The lawyer for the first person to plead guilty to participating in the Stanley Cup riot has thrown a wrench into Premier Christy Clark’s Throne Speech promise by saying he’ll oppose an application to have his client’s sentencing televised.
Ryan Dickinson, 20, pleaded guilty earlier this month to one count of participating in a riot and one count of breach of recognizance. Two charges of mischief over $5,000 were dropped as a result of his plea deal.
Eric Warren, Mr. Dickinson’s lawyer, told a provincial court judge on Tuesday he will not consent to his client’s image being splashed across television screens.
“I expect to oppose that application,” Mr. Warren said. The case was put over until Jan. 25.
Ms. Clark vowed the morning after the June riot to expose those involved to the public gaze. In October, her government used the Throne Speech to call for public court proceedings for anyone charged in connection with the riot.
“When it comes to the Stanley Cup riots, those guys had no problems doing their crimes quite in public with all kinds of people taking pictures and doing videos all around them, so I think they should have no problem being tried in public either,” the Premier told reporters after the speech.
The Criminal Justice Branch initially resisted the bid to have cameras in the courts. The government overruled the Crown’s objections and ordered prosecutors to push for broadcasts.
Legal observers said the plan was unlikely to succeed because judges were expected to allow cameras in courtrooms only with the consent of all parties, including defendants.
Neil MacKenzie, spokesman for the Criminal Justice Branch, said on Tuesday that might not be the case.
“The Supreme Court guidelines indicate that written consent of the named parties is necessary for the application,” he said. “The provincial court policy incorporates that by reference as something the court may use as a guideline. It’s not necessarily something that is a prerequisite in provincial court. That will be for the court to decide.”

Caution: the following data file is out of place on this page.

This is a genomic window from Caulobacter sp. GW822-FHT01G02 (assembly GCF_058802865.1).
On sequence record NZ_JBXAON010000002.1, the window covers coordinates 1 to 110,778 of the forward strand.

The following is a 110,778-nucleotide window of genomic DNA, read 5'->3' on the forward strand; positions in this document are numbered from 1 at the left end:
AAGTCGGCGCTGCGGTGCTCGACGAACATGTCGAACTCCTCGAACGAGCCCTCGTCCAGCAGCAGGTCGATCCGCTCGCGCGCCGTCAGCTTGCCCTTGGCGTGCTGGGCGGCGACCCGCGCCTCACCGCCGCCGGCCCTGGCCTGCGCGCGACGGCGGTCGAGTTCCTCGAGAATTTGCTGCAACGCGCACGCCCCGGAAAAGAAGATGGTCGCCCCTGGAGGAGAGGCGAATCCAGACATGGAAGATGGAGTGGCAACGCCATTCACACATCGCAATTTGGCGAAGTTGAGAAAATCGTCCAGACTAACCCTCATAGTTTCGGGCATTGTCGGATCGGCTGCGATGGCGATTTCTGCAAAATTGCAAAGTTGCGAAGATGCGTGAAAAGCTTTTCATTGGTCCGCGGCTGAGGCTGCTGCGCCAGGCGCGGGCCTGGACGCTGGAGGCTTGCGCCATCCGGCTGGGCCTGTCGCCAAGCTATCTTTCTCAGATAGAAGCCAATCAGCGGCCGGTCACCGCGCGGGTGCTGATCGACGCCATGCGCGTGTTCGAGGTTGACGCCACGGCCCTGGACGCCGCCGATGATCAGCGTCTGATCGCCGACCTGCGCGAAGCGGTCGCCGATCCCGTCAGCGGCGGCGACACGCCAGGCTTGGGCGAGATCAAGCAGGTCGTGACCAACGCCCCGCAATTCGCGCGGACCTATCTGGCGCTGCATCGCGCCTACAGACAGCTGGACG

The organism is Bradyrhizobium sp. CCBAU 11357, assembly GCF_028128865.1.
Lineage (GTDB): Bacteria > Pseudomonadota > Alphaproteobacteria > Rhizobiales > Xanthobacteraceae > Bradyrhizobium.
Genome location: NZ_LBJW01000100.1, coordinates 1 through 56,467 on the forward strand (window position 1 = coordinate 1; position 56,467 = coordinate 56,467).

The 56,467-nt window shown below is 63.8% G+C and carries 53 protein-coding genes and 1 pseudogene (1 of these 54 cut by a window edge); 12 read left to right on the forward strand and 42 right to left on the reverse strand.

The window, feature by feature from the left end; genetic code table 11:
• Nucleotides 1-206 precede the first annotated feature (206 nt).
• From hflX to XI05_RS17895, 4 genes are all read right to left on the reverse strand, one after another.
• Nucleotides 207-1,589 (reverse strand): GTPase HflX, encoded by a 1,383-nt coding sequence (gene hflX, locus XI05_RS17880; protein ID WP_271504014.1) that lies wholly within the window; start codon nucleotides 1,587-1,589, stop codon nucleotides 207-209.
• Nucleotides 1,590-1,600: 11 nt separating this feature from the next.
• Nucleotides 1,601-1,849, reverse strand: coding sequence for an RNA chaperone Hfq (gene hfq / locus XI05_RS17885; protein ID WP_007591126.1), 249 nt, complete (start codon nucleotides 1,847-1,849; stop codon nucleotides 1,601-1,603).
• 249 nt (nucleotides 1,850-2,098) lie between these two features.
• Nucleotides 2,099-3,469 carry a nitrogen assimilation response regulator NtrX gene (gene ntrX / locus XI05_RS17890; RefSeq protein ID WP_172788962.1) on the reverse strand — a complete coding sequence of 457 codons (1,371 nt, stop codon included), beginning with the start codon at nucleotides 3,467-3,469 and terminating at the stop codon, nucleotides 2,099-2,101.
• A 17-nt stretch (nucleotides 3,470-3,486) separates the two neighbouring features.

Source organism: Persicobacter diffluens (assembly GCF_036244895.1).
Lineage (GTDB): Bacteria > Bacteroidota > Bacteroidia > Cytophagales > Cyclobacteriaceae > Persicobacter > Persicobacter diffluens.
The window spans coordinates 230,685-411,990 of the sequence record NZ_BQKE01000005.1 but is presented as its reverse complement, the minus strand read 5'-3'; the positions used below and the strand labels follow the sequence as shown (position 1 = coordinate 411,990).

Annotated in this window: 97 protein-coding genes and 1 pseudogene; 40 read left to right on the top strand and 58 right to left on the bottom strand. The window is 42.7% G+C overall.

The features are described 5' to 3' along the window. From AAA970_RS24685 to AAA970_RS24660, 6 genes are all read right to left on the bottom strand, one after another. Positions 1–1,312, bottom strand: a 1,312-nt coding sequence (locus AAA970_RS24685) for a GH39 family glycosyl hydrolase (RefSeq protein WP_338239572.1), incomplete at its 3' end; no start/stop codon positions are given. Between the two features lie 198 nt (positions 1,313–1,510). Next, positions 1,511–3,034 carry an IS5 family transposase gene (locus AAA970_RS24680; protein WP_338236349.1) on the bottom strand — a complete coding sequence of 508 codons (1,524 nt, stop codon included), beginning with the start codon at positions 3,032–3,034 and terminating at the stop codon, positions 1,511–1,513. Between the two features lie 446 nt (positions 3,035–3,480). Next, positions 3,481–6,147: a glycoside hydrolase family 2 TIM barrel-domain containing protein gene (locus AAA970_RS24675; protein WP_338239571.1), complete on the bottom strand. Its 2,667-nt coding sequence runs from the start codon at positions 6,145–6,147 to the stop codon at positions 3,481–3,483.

Mr. Dickinson, who is from Coquitlam, has been in jail since his arrest for violating a curfew from a previous assault charge. Mr. Warren said his client expects to serve time for the riot conviction, although he did not provide further details or speak with reporters after the hearing.
Mr. Dickinson pleaded guilty on Jan. 6, then immediately switched lawyers. The reason for the switch is unclear. Mr. Warren is being compensated through the Legal Services Society.
Mark Benton, the society’s executive director, wouldn’t disclose how many people suspected of taking part in the riot are being represented through legal aid, although he said it’s “not a lot.”
Mr. Benton said the early broadcast applications are expected to set a precedent for the rest of the riot cases.
“They’ll have a significant influence … because we value consistency in the justice system,” he said.
Vancouver police held a news conference on Tuesday to update their riot investigation. The force said it has recommended charges against 20 more people, raising the total number to 100. In B.C., police must forward charge recommendations to the Crown for approval. The Crown has approved and laid charges against 30 people.
The police department has been much criticized for the pace of its investigation. It didn’t forward its first major batch of case files to the Crown until Oct. 31 – 4½ months after the riot.
Inspector Les Yeo said he’s confident prosecutors can handle the new batch of files, and another batch that will be forwarded in the near future.
Although only one person has pleaded guilty to participating in the riot seven months after it occurred, Inspector Yeo said he doesn’t believe the force has missed its opportunity to send a message.
“I think the message is still today, and it will in the future be passed to the rioters, that we won’t tolerate this in the city of Vancouver or anywhere in the province,” he said.